Flickering light - Help needed for Uni Project

salguod

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Ok, this isn't really a technology question relating to a problem with something I have, but instead it is to do with a problem which I need to overcome for a piece of work for my university course, and I'm hoping this is the right place to post this.


Ok first of all, applying a context to the situation and outlining the problem. Our project at the moment in my Product Design course is to design a radio. For the radio which I am working on, I am looking at the relationship people have between sound and light or ambient light. One of my concepts, a very basic one at the moment, is just a radio with a lightbulb where the brightness of the bulb increases when the user increases the volume and visa versa. I was then told, or it was mentioned that it would be a lot more desirable if the bulb flickered when sound was played through the speaker.

So for example, when a person is talking on the radio, the bulb would flicker and when they stopped talking, the bulb would stop. A variation would be if the person was shouting, the bulb would flicker brighter than if the person on the radio was talking normally. The connection to the volume would still be there, but overall it would make the radio a lot more visual for users instead of an audio experience. Basic idea is pretty much hooking up the bulb to the speaker so you get a visual representation.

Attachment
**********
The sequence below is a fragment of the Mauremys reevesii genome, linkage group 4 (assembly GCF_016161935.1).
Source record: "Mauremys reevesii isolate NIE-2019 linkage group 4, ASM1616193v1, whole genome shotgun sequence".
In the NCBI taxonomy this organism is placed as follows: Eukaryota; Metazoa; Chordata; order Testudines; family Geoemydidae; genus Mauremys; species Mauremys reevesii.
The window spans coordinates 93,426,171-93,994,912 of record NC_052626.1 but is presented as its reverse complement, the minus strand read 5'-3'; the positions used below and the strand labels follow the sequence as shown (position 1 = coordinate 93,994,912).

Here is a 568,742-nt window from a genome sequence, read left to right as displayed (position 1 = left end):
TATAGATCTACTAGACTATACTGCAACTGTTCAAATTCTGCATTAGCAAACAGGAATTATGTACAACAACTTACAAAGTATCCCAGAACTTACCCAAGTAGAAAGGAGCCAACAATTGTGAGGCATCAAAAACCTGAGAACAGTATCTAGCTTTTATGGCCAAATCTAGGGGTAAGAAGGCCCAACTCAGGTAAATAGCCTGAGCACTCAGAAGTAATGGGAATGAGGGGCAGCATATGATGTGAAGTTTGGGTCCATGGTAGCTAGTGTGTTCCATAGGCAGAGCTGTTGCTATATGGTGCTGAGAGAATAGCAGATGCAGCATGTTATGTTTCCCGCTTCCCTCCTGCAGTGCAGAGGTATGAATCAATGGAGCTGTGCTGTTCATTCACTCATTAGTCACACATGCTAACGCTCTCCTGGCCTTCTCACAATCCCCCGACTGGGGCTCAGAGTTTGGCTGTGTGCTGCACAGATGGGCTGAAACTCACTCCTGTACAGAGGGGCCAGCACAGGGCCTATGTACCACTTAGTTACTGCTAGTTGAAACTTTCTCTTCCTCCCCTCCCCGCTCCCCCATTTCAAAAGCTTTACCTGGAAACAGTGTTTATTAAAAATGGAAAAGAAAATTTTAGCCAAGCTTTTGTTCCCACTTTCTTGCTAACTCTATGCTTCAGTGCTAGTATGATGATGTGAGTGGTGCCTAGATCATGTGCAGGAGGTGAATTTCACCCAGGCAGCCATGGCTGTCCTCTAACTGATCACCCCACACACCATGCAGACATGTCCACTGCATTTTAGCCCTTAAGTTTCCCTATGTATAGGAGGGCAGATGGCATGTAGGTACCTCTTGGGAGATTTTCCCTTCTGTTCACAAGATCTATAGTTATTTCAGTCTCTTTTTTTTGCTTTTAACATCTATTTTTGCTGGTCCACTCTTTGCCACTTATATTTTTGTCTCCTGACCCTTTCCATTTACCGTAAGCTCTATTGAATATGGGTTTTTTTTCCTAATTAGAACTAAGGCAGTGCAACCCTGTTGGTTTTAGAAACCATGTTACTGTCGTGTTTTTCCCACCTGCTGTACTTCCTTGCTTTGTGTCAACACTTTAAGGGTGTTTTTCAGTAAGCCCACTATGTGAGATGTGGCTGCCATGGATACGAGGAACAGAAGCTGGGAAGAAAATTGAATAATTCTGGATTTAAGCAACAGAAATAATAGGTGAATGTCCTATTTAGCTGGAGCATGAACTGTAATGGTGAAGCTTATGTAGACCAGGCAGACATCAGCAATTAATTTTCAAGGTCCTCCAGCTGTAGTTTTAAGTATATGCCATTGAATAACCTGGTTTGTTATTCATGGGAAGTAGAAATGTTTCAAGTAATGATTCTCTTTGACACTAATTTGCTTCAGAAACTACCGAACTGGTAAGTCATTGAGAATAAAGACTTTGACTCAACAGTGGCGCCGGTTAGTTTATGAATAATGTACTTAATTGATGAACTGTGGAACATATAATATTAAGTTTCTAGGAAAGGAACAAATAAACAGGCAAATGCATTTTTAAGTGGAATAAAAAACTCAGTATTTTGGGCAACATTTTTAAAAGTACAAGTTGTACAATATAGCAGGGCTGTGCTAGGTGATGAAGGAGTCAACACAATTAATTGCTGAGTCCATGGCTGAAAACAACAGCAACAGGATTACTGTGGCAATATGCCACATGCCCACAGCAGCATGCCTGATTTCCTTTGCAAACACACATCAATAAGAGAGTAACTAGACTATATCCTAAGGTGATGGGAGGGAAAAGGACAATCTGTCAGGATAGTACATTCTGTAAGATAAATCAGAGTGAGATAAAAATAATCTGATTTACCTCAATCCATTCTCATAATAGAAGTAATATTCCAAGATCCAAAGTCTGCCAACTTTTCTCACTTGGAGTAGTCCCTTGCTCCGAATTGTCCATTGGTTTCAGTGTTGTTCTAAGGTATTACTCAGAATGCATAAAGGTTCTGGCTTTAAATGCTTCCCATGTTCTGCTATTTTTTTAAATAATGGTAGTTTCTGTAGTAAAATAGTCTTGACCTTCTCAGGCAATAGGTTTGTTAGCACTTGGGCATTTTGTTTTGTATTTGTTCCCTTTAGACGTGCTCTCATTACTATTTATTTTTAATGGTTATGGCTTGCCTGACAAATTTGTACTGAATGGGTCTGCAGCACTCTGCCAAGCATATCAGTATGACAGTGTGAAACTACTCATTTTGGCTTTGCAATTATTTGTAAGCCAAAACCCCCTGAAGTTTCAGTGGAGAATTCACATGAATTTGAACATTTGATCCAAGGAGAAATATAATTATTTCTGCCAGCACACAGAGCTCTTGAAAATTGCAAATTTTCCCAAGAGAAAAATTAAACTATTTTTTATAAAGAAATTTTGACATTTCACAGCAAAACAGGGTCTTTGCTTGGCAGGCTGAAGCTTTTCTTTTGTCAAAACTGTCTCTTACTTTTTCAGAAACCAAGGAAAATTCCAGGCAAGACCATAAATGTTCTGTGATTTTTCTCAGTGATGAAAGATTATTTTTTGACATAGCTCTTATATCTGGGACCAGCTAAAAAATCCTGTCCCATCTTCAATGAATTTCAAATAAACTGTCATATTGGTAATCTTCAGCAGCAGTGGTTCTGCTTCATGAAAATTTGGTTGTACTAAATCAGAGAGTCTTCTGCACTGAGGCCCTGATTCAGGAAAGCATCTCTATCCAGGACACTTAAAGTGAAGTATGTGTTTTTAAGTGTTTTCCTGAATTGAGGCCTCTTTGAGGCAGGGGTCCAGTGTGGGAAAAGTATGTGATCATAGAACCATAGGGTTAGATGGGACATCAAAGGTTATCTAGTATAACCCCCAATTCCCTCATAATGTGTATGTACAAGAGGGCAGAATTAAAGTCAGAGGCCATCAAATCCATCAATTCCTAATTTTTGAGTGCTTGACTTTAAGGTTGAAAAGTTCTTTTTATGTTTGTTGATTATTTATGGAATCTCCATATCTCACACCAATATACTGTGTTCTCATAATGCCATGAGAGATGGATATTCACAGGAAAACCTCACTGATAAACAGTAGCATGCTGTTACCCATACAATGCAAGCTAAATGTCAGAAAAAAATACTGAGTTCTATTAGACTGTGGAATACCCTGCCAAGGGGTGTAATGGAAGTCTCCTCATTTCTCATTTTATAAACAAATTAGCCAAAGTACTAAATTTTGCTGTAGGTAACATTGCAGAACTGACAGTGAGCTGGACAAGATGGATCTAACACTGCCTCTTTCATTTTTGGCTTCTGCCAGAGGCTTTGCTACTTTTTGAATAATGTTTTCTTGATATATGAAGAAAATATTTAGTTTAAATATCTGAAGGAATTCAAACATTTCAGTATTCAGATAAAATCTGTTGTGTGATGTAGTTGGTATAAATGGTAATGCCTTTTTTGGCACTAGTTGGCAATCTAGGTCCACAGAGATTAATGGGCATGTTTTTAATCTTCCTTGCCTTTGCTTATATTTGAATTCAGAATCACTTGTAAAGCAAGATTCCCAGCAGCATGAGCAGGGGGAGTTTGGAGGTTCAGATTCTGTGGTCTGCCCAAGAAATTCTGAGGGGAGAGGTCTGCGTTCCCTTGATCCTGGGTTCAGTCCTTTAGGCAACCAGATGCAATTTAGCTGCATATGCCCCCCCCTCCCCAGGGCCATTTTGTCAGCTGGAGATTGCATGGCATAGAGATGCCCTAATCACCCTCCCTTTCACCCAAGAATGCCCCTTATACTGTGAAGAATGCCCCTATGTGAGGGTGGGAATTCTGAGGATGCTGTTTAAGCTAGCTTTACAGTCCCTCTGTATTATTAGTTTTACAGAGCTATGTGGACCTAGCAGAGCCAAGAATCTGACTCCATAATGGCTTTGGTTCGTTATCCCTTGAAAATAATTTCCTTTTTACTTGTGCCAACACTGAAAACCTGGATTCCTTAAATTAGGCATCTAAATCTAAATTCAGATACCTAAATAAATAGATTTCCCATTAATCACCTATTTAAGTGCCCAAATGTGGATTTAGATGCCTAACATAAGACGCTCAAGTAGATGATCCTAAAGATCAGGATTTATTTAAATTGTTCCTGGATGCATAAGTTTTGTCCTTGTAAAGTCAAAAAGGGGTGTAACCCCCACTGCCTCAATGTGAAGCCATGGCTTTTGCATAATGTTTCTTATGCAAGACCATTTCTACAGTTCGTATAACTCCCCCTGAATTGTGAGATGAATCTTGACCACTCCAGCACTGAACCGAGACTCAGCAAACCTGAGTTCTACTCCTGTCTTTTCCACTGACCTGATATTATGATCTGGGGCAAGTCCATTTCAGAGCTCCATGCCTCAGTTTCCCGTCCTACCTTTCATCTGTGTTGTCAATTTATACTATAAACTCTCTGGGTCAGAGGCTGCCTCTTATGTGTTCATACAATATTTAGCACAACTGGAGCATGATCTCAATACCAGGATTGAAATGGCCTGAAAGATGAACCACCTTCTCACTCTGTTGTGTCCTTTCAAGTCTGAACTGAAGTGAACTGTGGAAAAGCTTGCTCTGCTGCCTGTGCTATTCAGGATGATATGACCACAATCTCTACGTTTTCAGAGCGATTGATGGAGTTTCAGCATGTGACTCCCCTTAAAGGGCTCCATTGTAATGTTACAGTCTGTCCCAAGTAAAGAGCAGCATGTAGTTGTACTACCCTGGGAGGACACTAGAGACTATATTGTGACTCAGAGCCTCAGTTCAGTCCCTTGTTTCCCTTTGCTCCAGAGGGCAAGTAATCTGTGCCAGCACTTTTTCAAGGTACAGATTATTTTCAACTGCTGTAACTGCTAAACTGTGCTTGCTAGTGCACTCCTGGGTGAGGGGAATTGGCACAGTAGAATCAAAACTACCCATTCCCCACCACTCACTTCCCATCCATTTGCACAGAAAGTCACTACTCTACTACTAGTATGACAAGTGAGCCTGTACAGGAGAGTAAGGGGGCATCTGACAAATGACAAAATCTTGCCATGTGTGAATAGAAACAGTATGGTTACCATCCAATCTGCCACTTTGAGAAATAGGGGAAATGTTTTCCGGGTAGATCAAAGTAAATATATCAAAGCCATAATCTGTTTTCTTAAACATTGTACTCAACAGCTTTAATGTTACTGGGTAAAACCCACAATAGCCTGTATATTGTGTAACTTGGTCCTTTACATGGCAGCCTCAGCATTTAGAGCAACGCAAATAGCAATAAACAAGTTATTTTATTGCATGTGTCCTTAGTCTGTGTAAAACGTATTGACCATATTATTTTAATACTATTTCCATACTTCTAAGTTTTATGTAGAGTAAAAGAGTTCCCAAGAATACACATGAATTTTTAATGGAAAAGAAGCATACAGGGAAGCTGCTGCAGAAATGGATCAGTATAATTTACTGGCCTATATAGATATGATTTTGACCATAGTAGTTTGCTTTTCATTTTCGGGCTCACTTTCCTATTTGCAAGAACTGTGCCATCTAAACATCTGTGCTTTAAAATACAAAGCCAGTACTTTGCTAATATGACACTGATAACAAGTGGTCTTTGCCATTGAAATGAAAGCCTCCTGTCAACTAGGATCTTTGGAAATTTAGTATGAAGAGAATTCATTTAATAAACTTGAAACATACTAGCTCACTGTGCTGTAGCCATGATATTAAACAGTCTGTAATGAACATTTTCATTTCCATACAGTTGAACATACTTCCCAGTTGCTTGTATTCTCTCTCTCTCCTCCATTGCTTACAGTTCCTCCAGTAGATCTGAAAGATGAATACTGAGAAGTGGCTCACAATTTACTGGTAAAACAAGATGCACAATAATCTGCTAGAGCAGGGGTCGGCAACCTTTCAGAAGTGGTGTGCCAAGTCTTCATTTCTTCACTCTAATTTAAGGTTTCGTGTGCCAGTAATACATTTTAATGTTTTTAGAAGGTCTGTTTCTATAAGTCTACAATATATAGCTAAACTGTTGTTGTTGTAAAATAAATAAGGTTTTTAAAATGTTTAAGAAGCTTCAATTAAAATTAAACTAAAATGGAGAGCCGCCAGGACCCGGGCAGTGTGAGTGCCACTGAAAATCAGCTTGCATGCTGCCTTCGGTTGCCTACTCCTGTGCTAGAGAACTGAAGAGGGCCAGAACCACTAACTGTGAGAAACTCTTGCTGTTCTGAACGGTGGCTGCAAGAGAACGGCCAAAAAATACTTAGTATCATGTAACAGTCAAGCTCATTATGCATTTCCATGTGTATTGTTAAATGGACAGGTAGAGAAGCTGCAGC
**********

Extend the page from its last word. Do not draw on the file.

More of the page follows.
So my question is if this is possible to achieve this flickering, how easy would it be to achieve and what sort of equipment I would need.

We were given a pretty basic radio to take apart and use as a donor for our final radio. As far as I am aware we need to have a technical model ready and working, 3 weeks from today. I'm not going to post the sketches of my radio as of yet, as the form factor is not the important part at the moment, getting this additional functionality added to the radio is what I'm looking for just now.

Thanks in advance.
 

Galantti

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if i read correctly you only need some sort of transistor, that takes in sound coming from the radio and goes throw it to speaker.
The transistor would be like tiny switch that flickered power on-off to the bulb.

i would say 2 input (1 for sound, 1 for bulb power), 2 output (1 for sound, 1 for bulb power), power and ground.

a relay might work, but i don't have a clue if there is fast enough relay to flicker the bulb.


Here :)
 

PacketCollision

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An op-amp might do the trick, assuming you can get the right voltage out for the bulb. I'm no expert though. That would allow for variable brightness.
 

salguod

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Thanks guys for the suggestions, it gives me somewhere a bit more definite to look now instead of just stabbing around in the dark, will have to look abit more into both of them to see which one could give me the best effect.

Someone else has suggested using a light organ, I'm assuming that this would work alright with a normal incandescent bulb without blowing it but it can easily be tested.

Thanks again, and if anyone has any more suggestions, feel free. I'll try and keep you all updated on the progress and how it turns out. :)